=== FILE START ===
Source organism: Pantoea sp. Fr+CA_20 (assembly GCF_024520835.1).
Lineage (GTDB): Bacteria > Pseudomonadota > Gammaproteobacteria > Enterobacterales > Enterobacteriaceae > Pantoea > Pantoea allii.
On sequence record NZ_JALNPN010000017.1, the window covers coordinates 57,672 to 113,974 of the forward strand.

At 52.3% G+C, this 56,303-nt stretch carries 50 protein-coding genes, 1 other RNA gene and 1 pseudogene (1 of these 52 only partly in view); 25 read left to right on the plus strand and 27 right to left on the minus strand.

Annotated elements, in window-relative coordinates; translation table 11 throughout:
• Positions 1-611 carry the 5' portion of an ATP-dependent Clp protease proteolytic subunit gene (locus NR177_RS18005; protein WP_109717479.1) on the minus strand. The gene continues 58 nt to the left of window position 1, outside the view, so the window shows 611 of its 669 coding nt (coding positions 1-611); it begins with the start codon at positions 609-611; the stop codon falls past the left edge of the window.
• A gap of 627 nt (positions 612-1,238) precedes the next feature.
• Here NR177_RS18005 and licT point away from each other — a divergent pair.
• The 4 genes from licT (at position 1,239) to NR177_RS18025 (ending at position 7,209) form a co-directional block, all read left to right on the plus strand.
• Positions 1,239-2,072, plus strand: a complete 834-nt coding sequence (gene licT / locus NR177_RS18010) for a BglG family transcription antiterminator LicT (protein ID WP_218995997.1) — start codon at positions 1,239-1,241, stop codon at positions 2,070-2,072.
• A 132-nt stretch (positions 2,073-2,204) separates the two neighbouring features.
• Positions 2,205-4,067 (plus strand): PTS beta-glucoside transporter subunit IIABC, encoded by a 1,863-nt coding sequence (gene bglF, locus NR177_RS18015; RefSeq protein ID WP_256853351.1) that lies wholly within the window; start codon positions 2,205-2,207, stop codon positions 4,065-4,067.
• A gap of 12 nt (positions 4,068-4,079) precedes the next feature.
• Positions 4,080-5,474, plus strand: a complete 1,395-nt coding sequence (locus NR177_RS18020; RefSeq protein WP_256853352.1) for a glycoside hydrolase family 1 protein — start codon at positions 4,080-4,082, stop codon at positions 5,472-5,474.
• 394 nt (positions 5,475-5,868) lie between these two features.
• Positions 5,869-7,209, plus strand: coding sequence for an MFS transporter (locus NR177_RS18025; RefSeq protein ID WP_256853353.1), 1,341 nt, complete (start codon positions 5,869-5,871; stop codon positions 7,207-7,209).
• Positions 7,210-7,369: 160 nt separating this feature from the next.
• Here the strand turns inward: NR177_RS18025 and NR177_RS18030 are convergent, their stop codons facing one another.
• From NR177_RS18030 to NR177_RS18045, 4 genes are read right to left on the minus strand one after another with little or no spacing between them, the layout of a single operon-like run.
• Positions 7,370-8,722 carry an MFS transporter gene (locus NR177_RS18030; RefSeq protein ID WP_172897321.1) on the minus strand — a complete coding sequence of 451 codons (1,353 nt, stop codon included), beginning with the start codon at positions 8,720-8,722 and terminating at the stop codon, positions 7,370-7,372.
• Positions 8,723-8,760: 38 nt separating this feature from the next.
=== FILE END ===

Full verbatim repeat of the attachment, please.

Source organism: Pantoea sp. Fr+CA_20 (assembly GCF_024520835.1).
Lineage (GTDB): Bacteria > Pseudomonadota > Gammaproteobacteria > Enterobacterales > Enterobacteriaceae > Pantoea > Pantoea allii.
On sequence record NZ_JALNPN010000017.1, the window covers coordinates 57,672 to 113,974 of the forward strand.

At 52.3% G+C, this 56,303-nt stretch carries 50 protein-coding genes, 1 other RNA gene and 1 pseudogene (1 of these 52 only partly in view); 25 read left to right on the plus strand and 27 right to left on the minus strand.

Annotated elements, in window-relative coordinates; translation table 11 throughout:
• Positions 1-611 carry the 5' portion of an ATP-dependent Clp protease proteolytic subunit gene (locus NR177_RS18005; protein WP_109717479.1) on the minus strand. The gene continues 58 nt to the left of window position 1, outside the view, so the window shows 611 of its 669 coding nt (coding positions 1-611); it begins with the start codon at positions 609-611; the stop codon falls past the left edge of the window.
• A gap of 627 nt (positions 612-1,238) precedes the next feature.
• Here NR177_RS18005 and licT point away from each other — a divergent pair.
• The 4 genes from licT (at position 1,239) to NR177_RS18025 (ending at position 7,209) form a co-directional block, all read left to right on the plus strand.
• Positions 1,239-2,072, plus strand: a complete 834-nt coding sequence (gene licT / locus NR177_RS18010) for a BglG family transcription antiterminator LicT (protein ID WP_218995997.1) — start codon at positions 1,239-1,241, stop codon at positions 2,070-2,072.
• A 132-nt stretch (positions 2,073-2,204) separates the two neighbouring features.
• Positions 2,205-4,067 (plus strand): PTS beta-glucoside transporter subunit IIABC, encoded by a 1,863-nt coding sequence (gene bglF, locus NR177_RS18015; RefSeq protein ID WP_256853351.1) that lies wholly within the window; start codon positions 2,205-2,207, stop codon positions 4,065-4,067.
• A gap of 12 nt (positions 4,068-4,079) precedes the next feature.
• Positions 4,080-5,474, plus strand: a complete 1,395-nt coding sequence (locus NR177_RS18020; RefSeq protein WP_256853352.1) for a glycoside hydrolase family 1 protein — start codon at positions 4,080-4,082, stop codon at positions 5,472-5,474.
• 394 nt (positions 5,475-5,868) lie between these two features.
• Positions 5,869-7,209, plus strand: coding sequence for an MFS transporter (locus NR177_RS18025; RefSeq protein ID WP_256853353.1), 1,341 nt, complete (start codon positions 5,869-5,871; stop codon positions 7,207-7,209).
• Positions 7,210-7,369: 160 nt separating this feature from the next.
• Here the strand turns inward: NR177_RS18025 and NR177_RS18030 are convergent, their stop codons facing one another.
• From NR177_RS18030 to NR177_RS18045, 4 genes are read right to left on the minus strand one after another with little or no spacing between them, the layout of a single operon-like run.
• Positions 7,370-8,722 carry an MFS transporter gene (locus NR177_RS18030; RefSeq protein ID WP_172897321.1) on the minus strand — a complete coding sequence of 451 codons (1,353 nt, stop codon included), beginning with the start codon at positions 8,720-8,722 and terminating at the stop codon, positions 7,370-7,372.
• Positions 8,723-8,760: 38 nt separating this feature from the next.